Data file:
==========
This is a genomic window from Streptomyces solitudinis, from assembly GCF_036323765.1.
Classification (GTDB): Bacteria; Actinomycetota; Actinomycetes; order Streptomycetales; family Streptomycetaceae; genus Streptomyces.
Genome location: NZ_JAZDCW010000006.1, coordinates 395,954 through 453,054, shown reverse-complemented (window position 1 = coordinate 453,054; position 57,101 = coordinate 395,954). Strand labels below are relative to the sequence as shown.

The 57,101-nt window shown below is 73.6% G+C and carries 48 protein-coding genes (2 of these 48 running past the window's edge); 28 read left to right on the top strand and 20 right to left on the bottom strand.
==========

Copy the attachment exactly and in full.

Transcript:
This is a genomic window from Streptomyces solitudinis, from assembly GCF_036323765.1.
Classification (GTDB): Bacteria; Actinomycetota; Actinomycetes; order Streptomycetales; family Streptomycetaceae; genus Streptomyces.
Genome location: NZ_JAZDCW010000006.1, coordinates 395,954 through 453,054, shown reverse-complemented (window position 1 = coordinate 453,054; position 57,101 = coordinate 395,954). Strand labels below are relative to the sequence as shown.

The 57,101-nt window shown below is 73.6% G+C and carries 48 protein-coding genes (2 of these 48 running past the window's edge); 28 read left to right on the top strand and 20 right to left on the bottom strand.